We’re neglected: War veterans


FORMER liberation war fighters yesterday said they had been reduced to beggars by the country they helped liberate, but will still celebrate Heroes’ Day today.

Report by Pamela Mhlanga

In Bulawayo, the celebrations to mark Heroes’ Day will be held at Nkulumane Provincial Heroes’ Acre.

War veterans interviewed by Southern Eye bemoaned the state of the local heroes’ acre, which is rocky and unkempt.

Former Zimbabwe National Liberation War Veterans’ Association secretary-general Andrew Ndlovu said it was disheartening that war veterans were not being respected despite having gone through hardships to liberate the country from British colonial rule.

“We understand Heroes’ Day, and of course we celebrate ours, but ironically we are still struggling and we are still wallowing in poverty as war veterans,” Ndlovu said.

“We are pained so much by the fact that we are still struggling to survive and put food on the table for our families when we are supposed to live comfortably and also drive cars like others.”

He said Zanu PF had failed to address the plight of war veterans, but had only managed to discriminate between Zipra and Zanla veterans for their political mileage.

“We are not being treated equally as war veterans. One may discover that there are many comrades wallowing in poverty and living in rural areas while a few are in power and always exchanging fancy cars,” Ndlovu said.

Retired colonel Thomas Ngwenya, a Zapu official, said he could not celebrate Heroes’ Day whole-heartedly, saying a lot of things had not been handled properly.

“We are beggars in our country as if we never fought in any war,” Ngwenya said.

“We are not being taken care of especially us the Zipra cadres from the southern region and this is a sad reality.”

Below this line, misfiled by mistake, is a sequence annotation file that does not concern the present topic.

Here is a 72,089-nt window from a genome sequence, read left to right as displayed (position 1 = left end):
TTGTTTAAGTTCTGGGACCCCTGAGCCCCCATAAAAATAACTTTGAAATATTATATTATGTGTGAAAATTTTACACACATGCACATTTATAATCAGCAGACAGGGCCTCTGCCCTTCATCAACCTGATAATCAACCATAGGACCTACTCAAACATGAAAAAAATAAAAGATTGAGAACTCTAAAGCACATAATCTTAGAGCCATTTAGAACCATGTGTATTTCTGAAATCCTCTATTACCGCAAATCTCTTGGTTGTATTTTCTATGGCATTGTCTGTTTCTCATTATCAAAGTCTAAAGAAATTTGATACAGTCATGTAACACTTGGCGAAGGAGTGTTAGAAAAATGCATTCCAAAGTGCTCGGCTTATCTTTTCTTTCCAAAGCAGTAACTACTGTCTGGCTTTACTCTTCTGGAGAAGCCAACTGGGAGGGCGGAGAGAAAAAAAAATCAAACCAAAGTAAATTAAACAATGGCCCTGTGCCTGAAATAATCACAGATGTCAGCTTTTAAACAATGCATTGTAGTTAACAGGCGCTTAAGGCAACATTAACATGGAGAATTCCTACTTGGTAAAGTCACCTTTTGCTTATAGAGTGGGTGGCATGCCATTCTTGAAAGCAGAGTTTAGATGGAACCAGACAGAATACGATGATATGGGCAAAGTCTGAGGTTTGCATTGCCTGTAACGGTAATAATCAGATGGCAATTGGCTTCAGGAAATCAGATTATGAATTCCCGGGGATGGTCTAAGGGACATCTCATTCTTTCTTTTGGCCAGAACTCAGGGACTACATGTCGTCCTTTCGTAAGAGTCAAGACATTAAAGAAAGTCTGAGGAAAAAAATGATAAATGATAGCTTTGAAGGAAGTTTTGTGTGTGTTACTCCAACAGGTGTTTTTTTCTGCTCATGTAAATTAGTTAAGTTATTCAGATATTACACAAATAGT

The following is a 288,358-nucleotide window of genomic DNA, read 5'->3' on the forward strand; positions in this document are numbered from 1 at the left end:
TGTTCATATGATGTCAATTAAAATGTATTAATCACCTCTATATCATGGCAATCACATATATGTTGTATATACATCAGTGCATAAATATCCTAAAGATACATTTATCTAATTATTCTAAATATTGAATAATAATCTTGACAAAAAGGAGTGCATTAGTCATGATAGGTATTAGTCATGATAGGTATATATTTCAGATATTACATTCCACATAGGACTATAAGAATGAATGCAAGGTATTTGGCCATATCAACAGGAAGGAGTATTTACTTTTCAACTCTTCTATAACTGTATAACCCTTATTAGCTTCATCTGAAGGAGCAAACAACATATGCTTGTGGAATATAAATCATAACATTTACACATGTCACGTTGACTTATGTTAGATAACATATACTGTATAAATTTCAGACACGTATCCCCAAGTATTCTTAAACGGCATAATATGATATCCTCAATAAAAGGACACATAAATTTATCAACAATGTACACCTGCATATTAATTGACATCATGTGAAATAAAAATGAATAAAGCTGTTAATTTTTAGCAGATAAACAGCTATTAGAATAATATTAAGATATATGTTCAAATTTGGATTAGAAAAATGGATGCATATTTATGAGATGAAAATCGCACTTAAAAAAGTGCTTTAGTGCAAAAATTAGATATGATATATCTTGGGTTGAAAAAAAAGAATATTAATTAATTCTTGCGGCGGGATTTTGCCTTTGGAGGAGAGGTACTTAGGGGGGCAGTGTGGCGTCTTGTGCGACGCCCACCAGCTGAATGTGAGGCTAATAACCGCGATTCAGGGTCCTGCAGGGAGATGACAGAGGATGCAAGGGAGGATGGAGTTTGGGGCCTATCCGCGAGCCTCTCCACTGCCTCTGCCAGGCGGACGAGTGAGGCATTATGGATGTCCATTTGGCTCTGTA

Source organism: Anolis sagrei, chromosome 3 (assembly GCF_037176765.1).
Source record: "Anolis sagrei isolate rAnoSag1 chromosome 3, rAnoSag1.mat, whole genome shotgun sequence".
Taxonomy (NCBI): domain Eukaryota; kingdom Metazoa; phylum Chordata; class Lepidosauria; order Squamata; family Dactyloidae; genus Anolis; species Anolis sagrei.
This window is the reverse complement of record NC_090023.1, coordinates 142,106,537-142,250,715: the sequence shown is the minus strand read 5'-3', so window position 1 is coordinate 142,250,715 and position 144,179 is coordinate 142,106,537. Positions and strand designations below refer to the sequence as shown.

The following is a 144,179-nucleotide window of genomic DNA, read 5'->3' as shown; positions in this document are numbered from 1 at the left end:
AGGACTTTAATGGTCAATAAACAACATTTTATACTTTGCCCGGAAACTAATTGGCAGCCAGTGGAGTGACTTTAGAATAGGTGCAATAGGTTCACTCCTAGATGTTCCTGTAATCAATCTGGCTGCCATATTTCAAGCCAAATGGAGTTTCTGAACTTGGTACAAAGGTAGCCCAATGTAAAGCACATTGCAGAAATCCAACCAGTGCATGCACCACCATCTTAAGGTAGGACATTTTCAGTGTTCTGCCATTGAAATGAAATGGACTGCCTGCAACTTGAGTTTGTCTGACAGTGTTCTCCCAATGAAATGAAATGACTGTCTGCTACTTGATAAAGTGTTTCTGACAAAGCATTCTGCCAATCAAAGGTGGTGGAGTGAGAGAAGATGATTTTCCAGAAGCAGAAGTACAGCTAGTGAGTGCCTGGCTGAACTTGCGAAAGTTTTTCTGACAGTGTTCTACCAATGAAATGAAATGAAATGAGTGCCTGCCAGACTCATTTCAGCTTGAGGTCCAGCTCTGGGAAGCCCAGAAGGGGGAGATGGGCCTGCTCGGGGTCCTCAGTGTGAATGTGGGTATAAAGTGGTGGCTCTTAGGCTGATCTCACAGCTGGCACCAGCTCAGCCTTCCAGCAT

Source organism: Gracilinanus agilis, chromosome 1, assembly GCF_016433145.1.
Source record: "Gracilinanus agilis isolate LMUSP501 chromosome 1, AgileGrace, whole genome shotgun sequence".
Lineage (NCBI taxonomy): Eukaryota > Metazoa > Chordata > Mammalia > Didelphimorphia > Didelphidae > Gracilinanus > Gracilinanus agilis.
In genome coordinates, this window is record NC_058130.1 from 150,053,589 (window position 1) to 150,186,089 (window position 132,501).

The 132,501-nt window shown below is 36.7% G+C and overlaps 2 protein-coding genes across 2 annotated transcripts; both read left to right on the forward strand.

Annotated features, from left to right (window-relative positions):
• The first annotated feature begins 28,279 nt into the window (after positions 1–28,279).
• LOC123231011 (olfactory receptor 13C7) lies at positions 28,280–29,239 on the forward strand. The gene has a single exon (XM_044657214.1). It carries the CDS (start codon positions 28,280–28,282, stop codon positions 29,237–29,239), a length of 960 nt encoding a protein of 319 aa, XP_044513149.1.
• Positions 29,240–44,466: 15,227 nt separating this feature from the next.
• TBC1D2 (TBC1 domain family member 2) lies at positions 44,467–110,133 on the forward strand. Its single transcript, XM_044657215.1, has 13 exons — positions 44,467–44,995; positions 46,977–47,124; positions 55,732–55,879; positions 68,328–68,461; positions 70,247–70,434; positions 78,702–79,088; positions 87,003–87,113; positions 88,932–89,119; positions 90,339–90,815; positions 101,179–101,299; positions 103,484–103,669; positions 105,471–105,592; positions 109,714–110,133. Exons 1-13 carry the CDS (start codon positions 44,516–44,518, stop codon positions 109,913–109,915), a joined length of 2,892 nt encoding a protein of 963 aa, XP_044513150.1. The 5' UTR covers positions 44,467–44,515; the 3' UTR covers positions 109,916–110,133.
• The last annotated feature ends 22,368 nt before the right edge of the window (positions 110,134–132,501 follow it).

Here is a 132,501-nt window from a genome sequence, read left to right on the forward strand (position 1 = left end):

He said it was disturbing to note that the welfare of war veterans was not being addressed unlike in other countries.

“In other countries, war veterans are treated as equals and given the respect and honour they deserve as people who played a very important role in liberation struggles such that even children admire them,” Ngwenya said.

“But it is not the same here. While we commemorate Heroes’ Day, I am definitely not happy.”

Maxwell Mkandla, a war veterans leader, said Zimbabwe must celebrate its heroes while they were still alive.

“A hero is not only a fallen person, but includes heroes that are still alive,” he said.

“This event would be a non-event if we are celebrating only those who are dead, but we have not done anything for suffering war veterans.”

He claimed that more than 1 500 former liberation veterans had not been vetted and were not receiving any benefits.

MDC-T national spokesperson Douglas Mwonzora said while his party recognised the need to honour true heroes, it was approaching the day with a very heavy heart.

“We are honouring the heroes who fought for the country so we could have free and fair elections, but it is sad to note that this independence has been hijacked by crooks,” he said.